In its inaugural year (aka last year), Frieze Los Angeles brought a dizzying array of art activity to the Paramount Backlot. Beyond the confines of the main exhibition tent, aesthetes and celebrities meandered the studio’s New York streetscape—surreal in its own right—where a giant green vine wove in and out of the windows of a faux three-story brownstone, clouds and rainbows hung from a clotheslines strung between buildings, and a massive inflatable ketchup bottle glinted in the sun. Facades became actual storefronts, speakeasy bars, and restaurants.
This year promises the same sort of awe-inspiring, perspective-shattering installations and activations, plus something new: an artist street fair that’ll be a key component of the backlot experience during the run of the fair (Friday-Sunday, February 14-16).
Bettina Korek, executive director of Frieze Los Angeles, gave us the skinny.
Where did you come up with the idea for a street fair component?
The street fair is an evolution of the goal to establish a long overdue annual moment for art in Los Angeles. The organizations setting up on the Backlot offer windows onto the various art worlds of Los Angeles. To name a few, Women’s Center for Creative Work, Artists 4 Democracy, Acid Free, and A-Z West are presenting everything from memberships programs and publications to ceramics and artist-painted rocks. It’s all a way of bringing some of L.A.’s different art worlds to Paramount—a reciprocal response to the fair catalyzing so much Frieze Week activity throughout the city.
How will it change the atmosphere on the backlot?
Last year artist organizations were scattered throughout the backlot, which was a lot of fun. This year we’ve invited more organizations to present and have organized a special section on the backlot, the artist street fair, which is an alley flanked by rows of booths. Visitors can meet people involved with Queen of Angels, GYOPO, Ooga Booga, Poetic Research Bureau, the Street and the Shop, and more. I hope by placing all these initiatives in proximity will capture some of the excitement I feel for the unique artist-led enterprises L.A. is so lucky to have. The artist street fair will also host book signings by writers like Jori Finkel and artists like Martine Syms—it’s a place for people to come together and make discoveries.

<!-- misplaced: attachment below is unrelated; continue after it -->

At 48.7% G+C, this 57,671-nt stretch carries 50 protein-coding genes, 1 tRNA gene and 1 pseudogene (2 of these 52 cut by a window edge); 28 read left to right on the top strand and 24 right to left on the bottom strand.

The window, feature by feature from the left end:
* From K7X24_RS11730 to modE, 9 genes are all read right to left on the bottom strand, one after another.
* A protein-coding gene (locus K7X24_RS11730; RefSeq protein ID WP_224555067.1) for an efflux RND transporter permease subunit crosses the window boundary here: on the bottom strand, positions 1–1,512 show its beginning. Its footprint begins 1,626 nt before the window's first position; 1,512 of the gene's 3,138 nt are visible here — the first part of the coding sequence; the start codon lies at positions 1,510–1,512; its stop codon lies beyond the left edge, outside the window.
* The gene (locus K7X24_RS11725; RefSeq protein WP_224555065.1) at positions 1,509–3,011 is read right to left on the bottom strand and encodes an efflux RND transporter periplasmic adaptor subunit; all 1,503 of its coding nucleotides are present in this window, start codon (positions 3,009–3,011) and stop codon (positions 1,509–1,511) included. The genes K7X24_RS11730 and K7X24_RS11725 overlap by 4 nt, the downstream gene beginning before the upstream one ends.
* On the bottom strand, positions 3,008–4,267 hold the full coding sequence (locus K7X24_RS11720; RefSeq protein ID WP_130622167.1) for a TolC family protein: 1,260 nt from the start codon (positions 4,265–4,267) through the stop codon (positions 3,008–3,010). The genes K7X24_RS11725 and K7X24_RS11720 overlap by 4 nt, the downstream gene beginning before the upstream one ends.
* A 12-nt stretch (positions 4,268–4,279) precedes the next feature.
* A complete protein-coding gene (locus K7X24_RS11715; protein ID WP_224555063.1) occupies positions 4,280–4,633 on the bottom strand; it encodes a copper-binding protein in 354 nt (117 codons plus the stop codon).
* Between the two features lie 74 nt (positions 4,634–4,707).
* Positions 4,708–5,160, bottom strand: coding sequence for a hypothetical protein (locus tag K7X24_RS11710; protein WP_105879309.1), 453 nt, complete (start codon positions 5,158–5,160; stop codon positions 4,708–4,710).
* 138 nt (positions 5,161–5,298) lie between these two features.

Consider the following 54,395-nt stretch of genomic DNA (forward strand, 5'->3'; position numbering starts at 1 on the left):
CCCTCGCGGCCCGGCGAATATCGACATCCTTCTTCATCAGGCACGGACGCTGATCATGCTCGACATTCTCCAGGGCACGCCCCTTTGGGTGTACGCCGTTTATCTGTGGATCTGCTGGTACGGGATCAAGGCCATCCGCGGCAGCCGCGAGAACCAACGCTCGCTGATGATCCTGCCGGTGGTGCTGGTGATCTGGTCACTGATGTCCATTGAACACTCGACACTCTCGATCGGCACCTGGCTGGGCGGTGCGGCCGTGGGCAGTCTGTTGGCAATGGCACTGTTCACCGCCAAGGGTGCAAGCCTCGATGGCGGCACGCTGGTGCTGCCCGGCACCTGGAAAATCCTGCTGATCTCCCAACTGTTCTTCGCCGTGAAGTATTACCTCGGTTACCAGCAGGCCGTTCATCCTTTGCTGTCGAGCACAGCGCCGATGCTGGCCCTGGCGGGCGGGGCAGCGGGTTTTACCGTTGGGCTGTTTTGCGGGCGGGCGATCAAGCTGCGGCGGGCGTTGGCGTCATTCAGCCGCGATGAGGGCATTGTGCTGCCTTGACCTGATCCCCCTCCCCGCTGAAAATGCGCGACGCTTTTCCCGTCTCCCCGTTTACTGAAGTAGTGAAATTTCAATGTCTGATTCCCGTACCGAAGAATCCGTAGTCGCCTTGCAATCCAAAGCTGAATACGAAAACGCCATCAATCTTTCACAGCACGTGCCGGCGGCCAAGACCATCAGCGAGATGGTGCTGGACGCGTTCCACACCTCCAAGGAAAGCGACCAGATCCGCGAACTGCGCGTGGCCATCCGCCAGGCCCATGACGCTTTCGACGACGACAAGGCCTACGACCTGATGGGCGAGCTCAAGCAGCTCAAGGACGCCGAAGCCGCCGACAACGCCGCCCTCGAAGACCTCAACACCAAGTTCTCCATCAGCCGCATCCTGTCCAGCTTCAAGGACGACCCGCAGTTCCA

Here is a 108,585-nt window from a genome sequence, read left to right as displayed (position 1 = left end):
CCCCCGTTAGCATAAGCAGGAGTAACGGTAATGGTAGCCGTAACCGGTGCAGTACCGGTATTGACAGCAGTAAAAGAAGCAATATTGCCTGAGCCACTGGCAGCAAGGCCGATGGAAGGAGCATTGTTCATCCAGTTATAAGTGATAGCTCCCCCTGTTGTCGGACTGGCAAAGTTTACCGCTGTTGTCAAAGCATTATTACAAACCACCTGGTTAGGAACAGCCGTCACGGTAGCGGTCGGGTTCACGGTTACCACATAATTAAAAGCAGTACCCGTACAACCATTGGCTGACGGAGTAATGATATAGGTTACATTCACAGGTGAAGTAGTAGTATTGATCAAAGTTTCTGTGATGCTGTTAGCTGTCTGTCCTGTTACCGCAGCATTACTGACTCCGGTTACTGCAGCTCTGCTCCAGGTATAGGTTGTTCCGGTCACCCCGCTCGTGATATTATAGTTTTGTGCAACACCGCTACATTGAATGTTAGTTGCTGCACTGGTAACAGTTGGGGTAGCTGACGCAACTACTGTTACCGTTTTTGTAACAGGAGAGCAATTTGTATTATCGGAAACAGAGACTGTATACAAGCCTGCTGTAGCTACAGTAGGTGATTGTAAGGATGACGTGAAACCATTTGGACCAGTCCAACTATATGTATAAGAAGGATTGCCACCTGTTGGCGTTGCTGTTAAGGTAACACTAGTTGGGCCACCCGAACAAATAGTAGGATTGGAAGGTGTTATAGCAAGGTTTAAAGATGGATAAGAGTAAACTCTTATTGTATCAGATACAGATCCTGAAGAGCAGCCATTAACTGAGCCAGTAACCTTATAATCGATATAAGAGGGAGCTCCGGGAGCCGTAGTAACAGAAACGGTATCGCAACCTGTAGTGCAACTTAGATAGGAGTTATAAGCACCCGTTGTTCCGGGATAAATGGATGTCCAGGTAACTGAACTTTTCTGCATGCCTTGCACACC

“It’s all a way of bringing some of L.A.’s different art worlds to Paramount—a reciprocal response to the fair catalyzing so much Frieze Week activity throughout the city.”
How did you select participants?
The artist street fair is just a sampling of organizations from around L.A. The invited participants illustrate different models of organizing artist-run initiatives. The Women’s Center for Creative Work cultivates L.A.’s feminist creative communities and practices, through exhibitions, events, and shared space. Ooga Booga, which recently closed its long-running Chinatown storefront, has been called an “icon of entrepreneurship,” setting the mold for artist retail in L.A. and beyond. Artists everywhere, and absolutely in Los Angeles, are facing challenges maintaining systems of support around their practices, where they work, and where they live. We hope that Frieze L.A. can be a productive catalyst for innovative models artists have developed in response to some of these challenges.
What are you most excited for?
I’m excited for ForYourArt’s contribution, not only because I founded ForYourArt, but because we’re turning our booth into a hub for conversation with our neighbors in the artist street fair and lots of other voices coming together at Frieze L.A. We’re presenting Telethon ForYourArt, and the pilot edition is hosted by Tierney Talks, the podcast of local multi-hyphenate Tierney Finster. We’re named it Telethon ForYourArt as a riff on a durational, cause-driven broadcast. Tierney is interviewing dozens of guests about the creative initiatives they make, support, and belong to, about art, entertainment, community, patronage, and we’ll be live-streaming via Instagram at @foryouart and @tstar7 all fair long.
How does this further Frieze’s mission in L.A.?
New York and London are cities like L.A., where every week of the year is teeming with art. Frieze Week took root organically in Frieze’s first two host cities. It became known as a reliable, exceptional time to visit—or as a local, to make time to explore. The idea of building something that could anchor an annual moment like this for L.A is what drew me to Frieze. In addition to being an access point for new and existing collectors, what will bring Frieze L.A. enduring success is a continued spirit of collaboration with the city of L.A.–the museums, galleries, and artist-run spaces here. And of course the artists. I am so proud that we have collaborated with Barbara Kruger this year. Her Untitled (Questions) are installed on buildings and billboards around the city and featured in the outdoor, print, and digital campaigns for Frieze Week. The fair availing itself as a platform for a provocative public art project that manifests throughout L.A., far and beyond our hub at Paramount, is a great encapsulation of Frieze L.A.’s mission.
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